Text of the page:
3) Perform an acid test to authenticate gold
This at-home gold test may be difficult since it can be hard to obtain nitric acid and there’s always risk involved when bringing any type of acid into your home. If you do perform this task, you should wear a mask since this can be a potential health hazard if not handled properly. If you’re uncomfortable with this process, leave it to the professionals!
Many jewelers use the nitric acid method to determine the authenticity of gold jewelry. Drop a small amount of nitric acid onto the piece and look for a reaction.
If the jewelry is gold plated, you may have to make a tiny scratch in the metal to allow the acid to saturate the underlying metal.
If the acid produces a green reaction, the jewelry in question is probably a base metal or gold plated. A white, milky reaction is most likely indicative of gold plating over sterling silver.
What you really want to see is no reaction at all—real gold should not react when it comes in contact with nitric acid.
4) Try the streak test with unglazed ceramic
Disclaimer: this technique is a gamble because there is the possibility of damaging your jewelry.
First, find or purchase a piece of unglazed ceramic. If you do not have one readily available, this can be easily purchased at a home improvement store. Then, run the jewelry across the surface of the ceramic, leaving behind a streak of color.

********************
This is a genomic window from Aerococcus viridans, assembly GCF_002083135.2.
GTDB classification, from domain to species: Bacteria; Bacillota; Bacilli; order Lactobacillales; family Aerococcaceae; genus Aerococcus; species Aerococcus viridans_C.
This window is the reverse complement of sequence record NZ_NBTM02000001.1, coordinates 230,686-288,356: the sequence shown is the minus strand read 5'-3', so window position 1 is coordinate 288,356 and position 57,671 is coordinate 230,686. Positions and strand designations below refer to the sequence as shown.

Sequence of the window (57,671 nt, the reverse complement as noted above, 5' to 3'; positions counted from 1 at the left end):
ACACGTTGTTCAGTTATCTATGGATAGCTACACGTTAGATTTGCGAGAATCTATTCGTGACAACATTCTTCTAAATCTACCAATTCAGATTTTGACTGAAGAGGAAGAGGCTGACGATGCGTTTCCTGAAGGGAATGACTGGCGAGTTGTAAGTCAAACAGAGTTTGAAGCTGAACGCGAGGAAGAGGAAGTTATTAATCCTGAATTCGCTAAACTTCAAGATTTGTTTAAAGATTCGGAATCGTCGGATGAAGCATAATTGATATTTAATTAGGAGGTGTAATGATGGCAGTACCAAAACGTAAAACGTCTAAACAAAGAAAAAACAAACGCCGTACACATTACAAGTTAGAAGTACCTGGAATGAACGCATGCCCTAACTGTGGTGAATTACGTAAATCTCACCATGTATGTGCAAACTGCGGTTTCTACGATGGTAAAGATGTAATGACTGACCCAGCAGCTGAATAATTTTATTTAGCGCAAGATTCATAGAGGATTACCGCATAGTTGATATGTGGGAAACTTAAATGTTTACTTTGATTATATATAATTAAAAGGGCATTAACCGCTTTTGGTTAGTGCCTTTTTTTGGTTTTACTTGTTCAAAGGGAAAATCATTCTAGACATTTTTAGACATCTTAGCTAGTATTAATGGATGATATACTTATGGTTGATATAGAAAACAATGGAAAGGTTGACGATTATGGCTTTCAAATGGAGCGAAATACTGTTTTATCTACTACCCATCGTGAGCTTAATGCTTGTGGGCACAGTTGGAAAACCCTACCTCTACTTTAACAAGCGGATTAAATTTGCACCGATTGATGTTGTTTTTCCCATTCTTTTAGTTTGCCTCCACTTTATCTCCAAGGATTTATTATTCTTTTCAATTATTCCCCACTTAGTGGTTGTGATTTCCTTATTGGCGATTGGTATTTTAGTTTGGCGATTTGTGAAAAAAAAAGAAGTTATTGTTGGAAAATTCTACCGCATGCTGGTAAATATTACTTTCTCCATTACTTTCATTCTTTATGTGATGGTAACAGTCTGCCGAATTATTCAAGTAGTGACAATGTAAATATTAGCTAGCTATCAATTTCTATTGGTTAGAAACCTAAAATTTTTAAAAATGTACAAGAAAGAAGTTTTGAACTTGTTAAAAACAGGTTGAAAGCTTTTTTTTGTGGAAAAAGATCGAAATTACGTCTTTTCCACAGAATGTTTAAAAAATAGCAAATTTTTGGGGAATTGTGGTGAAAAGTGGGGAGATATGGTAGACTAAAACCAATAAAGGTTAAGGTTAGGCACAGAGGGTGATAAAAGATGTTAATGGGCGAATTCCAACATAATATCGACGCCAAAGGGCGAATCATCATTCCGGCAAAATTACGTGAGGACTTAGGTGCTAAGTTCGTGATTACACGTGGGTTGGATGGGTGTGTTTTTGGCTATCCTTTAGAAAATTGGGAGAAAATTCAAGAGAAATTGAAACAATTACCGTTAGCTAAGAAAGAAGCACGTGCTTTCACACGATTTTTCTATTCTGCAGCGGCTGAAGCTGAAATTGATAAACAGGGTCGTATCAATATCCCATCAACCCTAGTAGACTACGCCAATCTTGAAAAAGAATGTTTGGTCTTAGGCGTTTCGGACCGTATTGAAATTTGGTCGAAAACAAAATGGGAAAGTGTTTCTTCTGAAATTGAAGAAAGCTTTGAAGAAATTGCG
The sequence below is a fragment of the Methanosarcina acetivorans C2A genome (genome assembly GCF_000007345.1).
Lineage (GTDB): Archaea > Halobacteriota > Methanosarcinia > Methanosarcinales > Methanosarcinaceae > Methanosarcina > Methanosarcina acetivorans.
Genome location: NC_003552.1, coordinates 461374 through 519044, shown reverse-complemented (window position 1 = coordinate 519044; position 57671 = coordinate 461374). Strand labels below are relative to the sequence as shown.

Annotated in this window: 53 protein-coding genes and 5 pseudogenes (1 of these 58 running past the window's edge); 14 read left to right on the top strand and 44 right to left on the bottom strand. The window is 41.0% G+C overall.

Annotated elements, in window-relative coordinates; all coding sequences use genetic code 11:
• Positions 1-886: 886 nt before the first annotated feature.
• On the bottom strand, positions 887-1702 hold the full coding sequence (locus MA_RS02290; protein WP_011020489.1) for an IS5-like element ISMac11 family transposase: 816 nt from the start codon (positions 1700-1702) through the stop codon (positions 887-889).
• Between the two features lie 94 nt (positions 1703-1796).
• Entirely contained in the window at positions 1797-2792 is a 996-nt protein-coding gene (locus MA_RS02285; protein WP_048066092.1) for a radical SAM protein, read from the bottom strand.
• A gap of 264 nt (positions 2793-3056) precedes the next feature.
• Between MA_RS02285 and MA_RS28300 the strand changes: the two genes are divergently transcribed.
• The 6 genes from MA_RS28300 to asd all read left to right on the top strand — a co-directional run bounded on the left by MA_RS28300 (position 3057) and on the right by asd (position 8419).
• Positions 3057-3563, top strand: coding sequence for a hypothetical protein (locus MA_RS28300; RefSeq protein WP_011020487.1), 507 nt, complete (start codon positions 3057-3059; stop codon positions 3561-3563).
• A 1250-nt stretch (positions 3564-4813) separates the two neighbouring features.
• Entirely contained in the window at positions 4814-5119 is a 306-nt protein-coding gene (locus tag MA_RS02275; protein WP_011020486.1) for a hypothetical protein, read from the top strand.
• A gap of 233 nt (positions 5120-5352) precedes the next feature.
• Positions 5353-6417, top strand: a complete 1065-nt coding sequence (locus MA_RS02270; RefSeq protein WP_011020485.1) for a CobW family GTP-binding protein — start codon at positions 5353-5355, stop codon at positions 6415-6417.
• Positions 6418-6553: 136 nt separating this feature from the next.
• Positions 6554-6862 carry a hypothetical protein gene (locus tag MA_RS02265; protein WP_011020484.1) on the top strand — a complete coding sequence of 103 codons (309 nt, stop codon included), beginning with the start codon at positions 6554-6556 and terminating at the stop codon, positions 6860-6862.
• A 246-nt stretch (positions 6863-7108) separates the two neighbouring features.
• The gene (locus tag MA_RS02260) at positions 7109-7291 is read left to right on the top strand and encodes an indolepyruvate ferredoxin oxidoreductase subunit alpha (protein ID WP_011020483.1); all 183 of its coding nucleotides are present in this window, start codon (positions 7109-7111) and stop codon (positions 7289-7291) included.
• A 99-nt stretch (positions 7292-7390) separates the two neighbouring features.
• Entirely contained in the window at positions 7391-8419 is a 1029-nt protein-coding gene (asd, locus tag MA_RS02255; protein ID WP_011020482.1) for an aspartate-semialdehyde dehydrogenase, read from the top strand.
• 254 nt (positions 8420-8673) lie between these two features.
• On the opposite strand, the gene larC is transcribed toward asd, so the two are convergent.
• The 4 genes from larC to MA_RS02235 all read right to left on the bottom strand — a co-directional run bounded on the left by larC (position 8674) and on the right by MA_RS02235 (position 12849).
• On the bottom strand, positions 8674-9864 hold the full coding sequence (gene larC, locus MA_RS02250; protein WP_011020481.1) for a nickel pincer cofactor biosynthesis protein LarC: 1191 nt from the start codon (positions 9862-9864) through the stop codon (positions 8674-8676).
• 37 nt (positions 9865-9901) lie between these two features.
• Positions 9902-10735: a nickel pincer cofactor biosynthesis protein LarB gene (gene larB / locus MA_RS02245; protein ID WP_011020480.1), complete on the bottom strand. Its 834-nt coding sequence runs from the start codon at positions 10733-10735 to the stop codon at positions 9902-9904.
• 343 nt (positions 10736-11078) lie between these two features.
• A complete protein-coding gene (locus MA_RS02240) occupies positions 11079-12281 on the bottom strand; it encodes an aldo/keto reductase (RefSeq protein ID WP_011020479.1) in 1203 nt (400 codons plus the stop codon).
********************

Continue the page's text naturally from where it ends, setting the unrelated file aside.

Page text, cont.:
Real gold will leave a gold streak on the ceramic, while fake gold will produce a black streak.
5) Weigh gold
Using a balance scale (or any scale that is able to measure small changes in weight—i.e. your bathroom scale will not work), weigh two pieces of gold jewelry. Compare the piece in question to a similarly sized piece that you’re sure is real gold.
Since gold is much heavier than almost all other metals, you’ll be able to tell if your item is real if it weighs about the same amount as the authentic piece you’re comparing it to.
This at-home gold test can also be performed with water. Place your gold jewelry in a cup of water. Real gold is dense and will immediately sink. Imitation gold will simply float. Additionally, real gold will not rust.
What if I want a professional to examine my gold?
All of these tests can be performed at home; some with more caution than others. However, none of these methods are infallible. The best way to tell if gold is real or not is to have a reputable jewelry buyer take a look at it. This way, you’re able to get an honest assessment of your jewelry or watch from a competent gold buyer.
Most jewelry stores charge a small fee to test if your gold is real, but Leo Hamel’s offers this service for free.
If you are in the San Diego region and would like your jewelry or watches tested to see if they are real gold, fill out this web form or contact us at (619) 299-1500 and we’ll evaluate it for free. If you enjoyed this article about testing your gold to see if it’s real, please share this on Facebook!